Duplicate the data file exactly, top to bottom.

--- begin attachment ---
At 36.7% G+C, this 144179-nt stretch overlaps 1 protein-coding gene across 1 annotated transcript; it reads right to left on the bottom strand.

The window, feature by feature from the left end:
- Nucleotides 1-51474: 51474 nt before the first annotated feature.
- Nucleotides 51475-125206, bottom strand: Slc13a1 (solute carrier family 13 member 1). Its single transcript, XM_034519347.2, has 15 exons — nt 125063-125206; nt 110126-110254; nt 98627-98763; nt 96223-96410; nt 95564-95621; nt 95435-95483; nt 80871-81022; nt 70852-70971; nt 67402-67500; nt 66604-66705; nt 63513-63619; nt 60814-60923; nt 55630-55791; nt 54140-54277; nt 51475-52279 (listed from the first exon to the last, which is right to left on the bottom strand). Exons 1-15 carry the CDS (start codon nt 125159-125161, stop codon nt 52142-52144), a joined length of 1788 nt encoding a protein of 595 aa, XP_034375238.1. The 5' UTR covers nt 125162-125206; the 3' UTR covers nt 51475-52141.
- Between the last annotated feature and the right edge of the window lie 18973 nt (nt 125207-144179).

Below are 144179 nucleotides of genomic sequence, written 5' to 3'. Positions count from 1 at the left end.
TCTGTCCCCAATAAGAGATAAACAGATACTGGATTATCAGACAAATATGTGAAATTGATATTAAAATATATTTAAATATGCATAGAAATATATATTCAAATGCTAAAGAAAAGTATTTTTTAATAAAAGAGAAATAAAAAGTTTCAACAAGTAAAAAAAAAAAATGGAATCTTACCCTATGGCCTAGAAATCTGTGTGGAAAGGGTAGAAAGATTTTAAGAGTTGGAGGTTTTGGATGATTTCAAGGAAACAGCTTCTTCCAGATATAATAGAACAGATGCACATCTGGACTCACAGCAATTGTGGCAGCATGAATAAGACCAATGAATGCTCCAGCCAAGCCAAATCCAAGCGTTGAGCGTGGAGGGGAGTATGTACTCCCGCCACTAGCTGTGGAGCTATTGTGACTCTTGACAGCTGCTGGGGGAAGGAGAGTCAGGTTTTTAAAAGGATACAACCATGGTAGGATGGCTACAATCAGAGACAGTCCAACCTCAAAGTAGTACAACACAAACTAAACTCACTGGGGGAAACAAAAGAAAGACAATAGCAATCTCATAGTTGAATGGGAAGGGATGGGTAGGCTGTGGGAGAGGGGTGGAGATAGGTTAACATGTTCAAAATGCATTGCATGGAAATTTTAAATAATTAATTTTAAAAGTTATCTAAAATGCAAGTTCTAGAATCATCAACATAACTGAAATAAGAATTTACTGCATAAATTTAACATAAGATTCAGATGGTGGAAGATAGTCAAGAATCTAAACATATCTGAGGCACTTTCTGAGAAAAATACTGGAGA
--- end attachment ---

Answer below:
At 36.7% G+C, this 144179-nt stretch overlaps 1 protein-coding gene across 1 annotated transcript; it reads right to left on the bottom strand.

The window, feature by feature from the left end:
- Nucleotides 1-51474: 51474 nt before the first annotated feature.
- Nucleotides 51475-125206, bottom strand: Slc13a1 (solute carrier family 13 member 1). Its single transcript, XM_034519347.2, has 15 exons — nt 125063-125206; nt 110126-110254; nt 98627-98763; nt 96223-96410; nt 95564-95621; nt 95435-95483; nt 80871-81022; nt 70852-70971; nt 67402-67500; nt 66604-66705; nt 63513-63619; nt 60814-60923; nt 55630-55791; nt 54140-54277; nt 51475-52279 (listed from the first exon to the last, which is right to left on the bottom strand). Exons 1-15 carry the CDS (start codon nt 125159-125161, stop codon nt 52142-52144), a joined length of 1788 nt encoding a protein of 595 aa, XP_034375238.1. The 5' UTR covers nt 125162-125206; the 3' UTR covers nt 51475-52141.
- Between the last annotated feature and the right edge of the window lie 18973 nt (nt 125207-144179).

Below are 144179 nucleotides of genomic sequence, written 5' to 3'. Positions count from 1 at the left end.
TCTGTCCCCAATAAGAGATAAACAGATACTGGATTATCAGACAAATATGTGAAATTGATATTAAAATATATTTAAATATGCATAGAAATATATATTCAAATGCTAAAGAAAAGTATTTTTTAATAAAAGAGAAATAAAAAGTTTCAACAAGTAAAAAAAAAAAATGGAATCTTACCCTATGGCCTAGAAATCTGTGTGGAAAGGGTAGAAAGATTTTAAGAGTTGGAGGTTTTGGATGATTTCAAGGAAACAGCTTCTTCCAGATATAATAGAACAGATGCACATCTGGACTCACAGCAATTGTGGCAGCATGAATAAGACCAATGAATGCTCCAGCCAAGCCAAATCCAAGCGTTGAGCGTGGAGGGGAGTATGTACTCCCGCCACTAGCTGTGGAGCTATTGTGACTCTTGACAGCTGCTGGGGGAAGGAGAGTCAGGTTTTTAAAAGGATACAACCATGGTAGGATGGCTACAATCAGAGACAGTCCAACCTCAAAGTAGTACAACACAAACTAAACTCACTGGGGGAAACAAAAGAAAGACAATAGCAATCTCATAGTTGAATGGGAAGGGATGGGTAGGCTGTGGGAGAGGGGTGGAGATAGGTTAACATGTTCAAAATGCATTGCATGGAAATTTTAAATAATTAATTTTAAAAGTTATCTAAAATGCAAGTTCTAGAATCATCAACATAACTGAAATAAGAATTTACTGCATAAATTTAACATAAGATTCAGATGGTGGAAGATAGTCAAGAATCTAAACATATCTGAGGCACTTTCTGAGAAAAATACTGGAGA